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Britney Spears Is Finally Sober. So Why Does She Seem So Sad? - Page 2

By Sam Lansky 06/08/11


As a teen I fantasized a fabulous life fueled by piles of drugs. Britney Spears was my idol. But my life came apart just as hers crashed and burned. Now that we're both sober, I've never felt more alive. So why does she seem so dead? 



Acting out is no longer consistent with Britney's billion-dollar brand.

(page 2)

After her fourth album, In the Zone, months passed without a single, video, or tour, but photographs of Britney appeared in tabloids with ruthless regularity. And as Britney’s musical career plummeted in relevance, so her ubiquity skyrocketed. Newsstands were plastered with pictures of Britney, Britney, all the time. In Vegas, marrying a high-school beau, and annulling the marriage days later. In Cancun, bloated and blotchy, a Kool Mild dangling limply from her maw. And there Britney was in New York City, where I had moved as a teenager following my parents’ divorce. She shielded her face from the cameras, gripping Paris Hilton’s bony arm as they raced down 10th Avenue toward another crush of paparazzi. As Britney sank deeper into hysteria and caricature, she seemed at once more human and less real, as though the circus of her life was too tragicomically outlandish to exist.

I was in high school while Britney was unraveling, and like hers, my life as a drug-loopy Manhattan dilettante was becoming more glamorously chaotic. At dawn one snowy morning, still half-drunk from being out all night at a club in the Meatpacking District, I caught a cab uptown with some girlfriends. They changed from their slinky Cavalli cocktail dresses into men’s dress shirts and ties, replacing their stilettos with slouchy boots. We emptied out of the taxi in a cloud of smoke, fragrance and tousled hair, popping Adderall, suckling on breath mints, blinking Visine tears, huddling outside the Gothic wooden doors waiting to be let into school.

My friend Lara exited a cab and approached the front door. She explained to us that the previous night at Marquee, Britney had vomited directly onto her in the line for the coat check.

“Britney fucking Spears puked on you?” This was how I most often referred to Britney, as though Fucking could be her middle name. (I knew that it was, in fact, Jean.) “Shut your fucking mouth you fucking liar."

“Swear to God. All over my mom’s Fendi fur. She’s gonna kill me,” Lara said giddily.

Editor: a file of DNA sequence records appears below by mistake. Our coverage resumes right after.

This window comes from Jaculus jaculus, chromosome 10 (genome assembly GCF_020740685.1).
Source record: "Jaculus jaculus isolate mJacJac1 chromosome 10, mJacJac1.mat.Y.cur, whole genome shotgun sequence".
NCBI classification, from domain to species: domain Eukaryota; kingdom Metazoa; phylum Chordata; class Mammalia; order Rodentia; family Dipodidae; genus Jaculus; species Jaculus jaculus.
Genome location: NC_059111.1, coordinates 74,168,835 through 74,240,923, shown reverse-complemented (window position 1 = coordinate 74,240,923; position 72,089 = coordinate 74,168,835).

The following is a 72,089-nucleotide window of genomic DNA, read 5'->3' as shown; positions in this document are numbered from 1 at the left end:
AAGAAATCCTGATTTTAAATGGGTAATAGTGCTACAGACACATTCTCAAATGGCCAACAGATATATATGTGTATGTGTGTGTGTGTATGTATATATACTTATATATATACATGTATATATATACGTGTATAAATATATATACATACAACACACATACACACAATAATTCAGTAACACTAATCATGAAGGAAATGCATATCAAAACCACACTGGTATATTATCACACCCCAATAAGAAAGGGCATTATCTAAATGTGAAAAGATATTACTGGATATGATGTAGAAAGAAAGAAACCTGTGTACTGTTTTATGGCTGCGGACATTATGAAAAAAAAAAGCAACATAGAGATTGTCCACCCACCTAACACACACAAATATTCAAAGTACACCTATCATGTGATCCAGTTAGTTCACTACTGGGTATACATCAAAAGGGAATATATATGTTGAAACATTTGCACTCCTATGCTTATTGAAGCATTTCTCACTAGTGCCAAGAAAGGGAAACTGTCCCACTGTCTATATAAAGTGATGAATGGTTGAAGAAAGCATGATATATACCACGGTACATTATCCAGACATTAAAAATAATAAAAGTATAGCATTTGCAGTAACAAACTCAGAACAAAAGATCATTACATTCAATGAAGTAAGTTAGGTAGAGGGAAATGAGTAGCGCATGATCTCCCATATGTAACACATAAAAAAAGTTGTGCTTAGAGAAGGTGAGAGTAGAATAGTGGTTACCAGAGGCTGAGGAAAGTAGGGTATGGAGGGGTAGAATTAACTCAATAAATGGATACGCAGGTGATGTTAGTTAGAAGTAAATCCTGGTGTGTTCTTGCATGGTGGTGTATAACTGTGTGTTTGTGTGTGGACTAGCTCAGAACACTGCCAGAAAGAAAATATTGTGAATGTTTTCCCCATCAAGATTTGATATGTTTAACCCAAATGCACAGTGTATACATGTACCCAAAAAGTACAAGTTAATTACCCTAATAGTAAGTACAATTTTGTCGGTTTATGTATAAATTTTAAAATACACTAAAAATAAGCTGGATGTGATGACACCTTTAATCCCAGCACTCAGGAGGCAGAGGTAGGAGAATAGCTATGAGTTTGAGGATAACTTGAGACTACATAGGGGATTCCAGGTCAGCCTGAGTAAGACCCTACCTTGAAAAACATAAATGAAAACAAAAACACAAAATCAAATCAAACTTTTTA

“I’ve never been so jealous of anyone in my life,” I said.

I lurched further out of control, buoyed by the exotic thrill of glittering nightclubs and charity benefits and one-night-stands at the Plaza. I, too, was starting to feel the consequences of growing up too fast, a dull mourning for the childhood I had squandered in pursuit of a lifestyle that had its own unique cost. My initial apathy toward Britney had yielded to a postmodern quasi-interest in her cult of celebrity, but as I continued to spiral, this feeling blossomed into genuine empathy. It felt inevitable that I should love Britney. In so many ways, it seemed, I was Britney—or at least, it seemed that we were losing control in eerie simultaneity.

After graduating from high school, I matriculated at Vassar College, where I continued blacking out and making messes for other people to clean up. I only lasted two months before it was clear that I needed to go to treatment—as evidenced with particular clarity by the condition of my hair. In the hazy half-light of cocaine benders and mornings chewing Ambien for breakfast, I’d neglected to maintain my coif, once a source of pride, and my thick brown hair had grown long into an unintentional mullet. In a liberal arts enclave like Vassar, ironic hipster mullets were de rigeur, but mine had the unshorn look of exactly what it was: the accidental style of an addict who had forgotten to care.

“I need a fresh start,” I told Aurelia. Aurelia was a Swiss banking heiress who had won the unofficial title of “Most Notorious Freshman” due to her proclivity for having threesomes with upperclassmen in the sixth-floor shower. Like me, she was prone to dipsomania and histrionics. We meshed well. “I need to do something different. Something radically different.” I tugged at my hair.

“Let’s shave it,” Aurelia said, eyes gleaming with the promise of a project.

“I’d better do some more Dilaudid first,” I said, reaching for my razor.

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